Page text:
The food in these places looks good but rarely does it taste like genuine Western cuisine. This is particularly the case with cakes. The cakes look wonderful but the first bite is usually a disappointment. The Chinese palate is not used to the sweetness of the European cake and so, the cakes in these establishments, usually seem very bland.
Obviously, the Chinese do Chinese food best and that is what they should stick to..
I am a school teacher and my wages in China, despite being much less than what I earned in Australia, make it viable to eat out every night, something that I could rarely afford to do in Australia. In China there is no question that this is the only way to go.
My apartment has a sparsely equipped kitchen but with cheap eats available everywhere it is not worth the effort of firing up the wok. Anyone who knows me will tell you I am no whizz in the kitchen and that my eyes start to glaze over when someone tries to explain how to cook anything more onerous than a boiled egg. Another bonus is that eating out means no washing up is required which is also an area with which I have yet to become proficient.
For these reasons, a colleague and I go out for dinner every night. Last night we went to a seafood place. It’s one of our regulars haunts and we go there every week They are always very busy, a sign of good food, but the staff are always patient and there are so many of them. From my first week in China they have looked after us as we tried in mangled Chinese to get vegetarian food in a restaurant that specializes in live seafood. Fortunately, my colleague eats fish.
She is never lost for choice as there are tanks full of live lampreys, lobsters, sea cucumbers, crabs – everything that is edible from the water. One week there were even a couple of alligators stoically awaiting their fate. There was something not quite above the board in this as when I tried to take a photo I was told “bu, bu, bu” and quickly ushered away. This restaurant is more expensive than the usual places we go but we always enjoy ourselves.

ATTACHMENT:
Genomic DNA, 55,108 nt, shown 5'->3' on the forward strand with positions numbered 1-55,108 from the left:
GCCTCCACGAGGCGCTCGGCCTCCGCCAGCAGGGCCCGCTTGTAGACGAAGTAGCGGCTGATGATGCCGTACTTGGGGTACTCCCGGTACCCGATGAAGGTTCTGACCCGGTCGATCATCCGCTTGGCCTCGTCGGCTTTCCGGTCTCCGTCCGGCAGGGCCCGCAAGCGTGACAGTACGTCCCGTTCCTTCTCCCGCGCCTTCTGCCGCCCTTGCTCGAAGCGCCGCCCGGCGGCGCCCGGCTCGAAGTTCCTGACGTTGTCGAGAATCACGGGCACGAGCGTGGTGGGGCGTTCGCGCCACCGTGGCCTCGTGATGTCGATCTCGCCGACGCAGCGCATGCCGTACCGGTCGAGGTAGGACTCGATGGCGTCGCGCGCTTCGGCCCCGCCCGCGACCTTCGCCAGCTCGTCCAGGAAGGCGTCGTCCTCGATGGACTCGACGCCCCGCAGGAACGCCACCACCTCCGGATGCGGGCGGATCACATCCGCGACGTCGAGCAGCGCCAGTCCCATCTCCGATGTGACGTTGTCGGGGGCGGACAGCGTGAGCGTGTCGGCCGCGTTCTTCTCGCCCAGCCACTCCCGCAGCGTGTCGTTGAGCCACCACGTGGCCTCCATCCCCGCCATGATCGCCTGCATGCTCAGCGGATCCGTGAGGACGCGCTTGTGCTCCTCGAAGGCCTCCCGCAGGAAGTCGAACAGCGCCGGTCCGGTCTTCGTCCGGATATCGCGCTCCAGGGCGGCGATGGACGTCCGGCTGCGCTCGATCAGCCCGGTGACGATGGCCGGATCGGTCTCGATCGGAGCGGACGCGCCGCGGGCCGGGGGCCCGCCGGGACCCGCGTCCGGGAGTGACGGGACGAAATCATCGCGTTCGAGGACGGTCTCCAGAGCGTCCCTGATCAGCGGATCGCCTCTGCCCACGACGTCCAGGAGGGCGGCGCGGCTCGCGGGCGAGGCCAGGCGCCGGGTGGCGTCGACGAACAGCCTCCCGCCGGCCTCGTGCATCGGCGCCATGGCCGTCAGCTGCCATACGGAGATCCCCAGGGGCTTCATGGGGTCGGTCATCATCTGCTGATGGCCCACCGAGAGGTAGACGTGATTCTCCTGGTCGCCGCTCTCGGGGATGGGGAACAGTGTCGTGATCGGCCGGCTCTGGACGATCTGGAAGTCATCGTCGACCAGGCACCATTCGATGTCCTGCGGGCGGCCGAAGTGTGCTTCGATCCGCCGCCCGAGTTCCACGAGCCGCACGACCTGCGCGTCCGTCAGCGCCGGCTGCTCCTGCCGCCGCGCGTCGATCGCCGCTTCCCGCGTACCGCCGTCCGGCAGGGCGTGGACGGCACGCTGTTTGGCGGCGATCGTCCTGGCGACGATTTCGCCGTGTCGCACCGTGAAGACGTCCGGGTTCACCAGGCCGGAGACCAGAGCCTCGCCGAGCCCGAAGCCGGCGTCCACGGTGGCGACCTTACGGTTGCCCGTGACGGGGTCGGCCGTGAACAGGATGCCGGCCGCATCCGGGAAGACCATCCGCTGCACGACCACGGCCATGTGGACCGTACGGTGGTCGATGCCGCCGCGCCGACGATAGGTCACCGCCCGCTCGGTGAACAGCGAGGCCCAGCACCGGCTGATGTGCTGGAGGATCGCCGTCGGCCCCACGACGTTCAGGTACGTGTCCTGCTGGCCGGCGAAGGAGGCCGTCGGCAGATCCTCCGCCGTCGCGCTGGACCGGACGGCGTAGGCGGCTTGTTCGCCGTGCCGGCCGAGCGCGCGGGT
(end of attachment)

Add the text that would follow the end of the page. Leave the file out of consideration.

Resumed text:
The meal was good and they made the usual fuss over the “wai guo ren”. The bill this time was 99 yuan. We left a 100 yuan note on the table and made signals not to worry about the change. Despite this, before we had time to even get out of our seats and into our coats, a one yuan note was swiftly handed to me. I thought perhaps they didn’t understand that it was a tip, so I left it on the table. I know you might be thinking, one yuan – wow – the last of the big tippers, but I am Australian and tipping has never really caught on there.
Anyway, just before we walked out the door, it’s a big place, there was a bit of commotion behind me. I turned around and saw the waitress with a distressed look on her face running up waving the one yuan note. She was acting as if I’d left my parcel of Microsoft shares behind. They thought that I’d left it behind by mistake. What a country! They don’t even have the concept of a tip. I reluctantly took the note back. There are not many places in the world where this would happen.
China can be a frustrating place – the trains are crowded, nothing runs to plan and the roads are full of motorists who drive like maniacs. However, no one can beat the Chinese for variety of food, restaurants and an always memorable eating experience.
Jim is an Aussie who has been living and teaching in China for two years.